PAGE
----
Some people tend to tweet, blog, post, and status-update their little hearts out. Be it on Twitter, Facebook, LinkedIn, MySpace, their own blog, or whatever. They say it’s all about transparency, and transparency is good.
But I think we need to be careful.
While we may be opening ourselves up for the world to see, we may be opening ourselves up a world of trouble, too.
Transparency may seem like the latest fashion. But it can also become dangerous on many levels. Some dangers are obvious, like being robbed after publicizing you were out. Others, not as much, like being reprimanded for saying something you shouldn’t have said, or even being fired for insulting your customers.
My contention is, too much transparency can hurt you in many ways.
I agree that social media is great for developing and nurturing relationships. That’s what the word “social” in social media means. Or what it should mean, anyway.
But as with all relationships, even when continuous, open communication is an important component, there should be a little mystique to keep the flame alive. A little room to allow for exploration and discovery over a period of time instead of all at once.
In today’s open, Web 2.0 world, privacy is more crucial than ever before. Why? Because transparent or not, everything you say online is permanent, can be found, and can be easily misinterpreted. Especially when taken out of context.
For example, I love Twitter’s 140-character limitations.
But when a tweet is published as part of a succession of related tweets, or when posted as a response to another or as part of an ongoing conversation, a general search will turn up an incomplete message that may be misleading and counterproductive.
The key is to know what to keep private and what to reveal. And whatever you do reveal, to think strategically so that what you say is properly said. In short, it’s knowing what to say and how to say it. To reveal the right things, in the right way.
(Sounds a lot like copywriting, doesn’t it?)
Do you need to tweet or blog about your failures? Sometimes. But not all of them, and not all the time, either. Same thing with your successes. You don’t want to give away the store — much less give away any ammunition that can be used against you.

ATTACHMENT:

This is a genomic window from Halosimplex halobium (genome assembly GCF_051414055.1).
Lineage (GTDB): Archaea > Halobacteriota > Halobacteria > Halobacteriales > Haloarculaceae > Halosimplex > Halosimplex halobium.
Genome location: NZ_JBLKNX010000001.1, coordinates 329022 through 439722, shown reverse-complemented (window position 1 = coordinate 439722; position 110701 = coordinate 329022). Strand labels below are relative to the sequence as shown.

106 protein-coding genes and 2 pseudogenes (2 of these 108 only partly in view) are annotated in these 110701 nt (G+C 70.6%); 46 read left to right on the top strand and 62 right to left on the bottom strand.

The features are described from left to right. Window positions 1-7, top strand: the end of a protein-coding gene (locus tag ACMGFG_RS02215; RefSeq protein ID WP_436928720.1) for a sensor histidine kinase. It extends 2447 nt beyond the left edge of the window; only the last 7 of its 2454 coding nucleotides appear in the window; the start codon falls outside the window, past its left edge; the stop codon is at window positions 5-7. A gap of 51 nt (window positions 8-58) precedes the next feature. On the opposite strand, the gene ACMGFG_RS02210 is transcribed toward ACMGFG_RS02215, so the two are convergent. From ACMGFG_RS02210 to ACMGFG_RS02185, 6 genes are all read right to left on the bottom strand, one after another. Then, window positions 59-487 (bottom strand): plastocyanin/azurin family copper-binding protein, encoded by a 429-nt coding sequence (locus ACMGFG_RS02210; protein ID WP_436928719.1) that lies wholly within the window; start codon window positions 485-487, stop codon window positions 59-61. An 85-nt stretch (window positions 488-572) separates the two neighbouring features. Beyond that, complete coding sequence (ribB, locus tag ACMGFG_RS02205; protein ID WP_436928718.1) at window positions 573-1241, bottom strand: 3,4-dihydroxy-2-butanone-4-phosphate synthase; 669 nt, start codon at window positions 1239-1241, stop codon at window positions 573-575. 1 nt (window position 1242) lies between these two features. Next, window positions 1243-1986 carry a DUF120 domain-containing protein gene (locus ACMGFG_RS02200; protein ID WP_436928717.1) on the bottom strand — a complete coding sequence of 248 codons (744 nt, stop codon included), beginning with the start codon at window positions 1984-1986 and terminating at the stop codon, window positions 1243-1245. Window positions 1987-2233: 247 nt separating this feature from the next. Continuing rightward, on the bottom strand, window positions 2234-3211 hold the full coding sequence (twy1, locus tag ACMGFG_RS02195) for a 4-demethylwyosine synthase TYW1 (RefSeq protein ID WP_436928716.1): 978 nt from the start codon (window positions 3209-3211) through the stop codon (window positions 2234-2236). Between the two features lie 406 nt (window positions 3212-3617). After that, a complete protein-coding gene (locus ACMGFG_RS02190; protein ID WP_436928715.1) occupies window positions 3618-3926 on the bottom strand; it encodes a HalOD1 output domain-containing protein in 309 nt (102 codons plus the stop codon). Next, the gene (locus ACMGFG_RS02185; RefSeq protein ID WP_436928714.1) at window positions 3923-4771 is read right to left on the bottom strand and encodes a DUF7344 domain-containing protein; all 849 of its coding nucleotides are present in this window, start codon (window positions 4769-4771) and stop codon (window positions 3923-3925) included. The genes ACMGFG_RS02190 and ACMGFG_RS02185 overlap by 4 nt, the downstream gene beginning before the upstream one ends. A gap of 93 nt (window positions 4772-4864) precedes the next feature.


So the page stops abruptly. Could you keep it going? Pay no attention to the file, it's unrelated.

Saying more than what you need to say makes you both vulnerable and open to criticism, and may also communicate the wrong message to your audience.
Remember, there’s a difference between authenticity and transparency. Being too transparent is not a good thing. Sure, go ahead and project trustworthiness, authority, and a willingness to share. Be candid and forthright. Be genuine and direct.
But remember, scammers and competitors are watching you, too.
Moreover, don’t forget your clients, prospects, partners, and affiliates. If you’re too open, you may be communicating you won’t value their privacy, you can’t keep secrets, and you’re opening yourself up to abuse — I call this an unconscious paralleled assumption.
Aaron Wall said it best: “Appearing transparent is profitable, being transparent is not.”
In other words, there’s a difference between being perceived as open and being open. Between communicating a sense of transparency and actually being transparent. Between being authentic and authoritative, and being defensive and self-absorbed.
Authenticity is saying things right. Authority is saying the right things. But transparency is saying everything. And it’s wrong. You don’t need to say everything to be transparent, and you don’t need to be transparent to be authentic and authoritative.
Just say what you mean and mean what you say.
But don’t say everything or else what you say will mean nothing.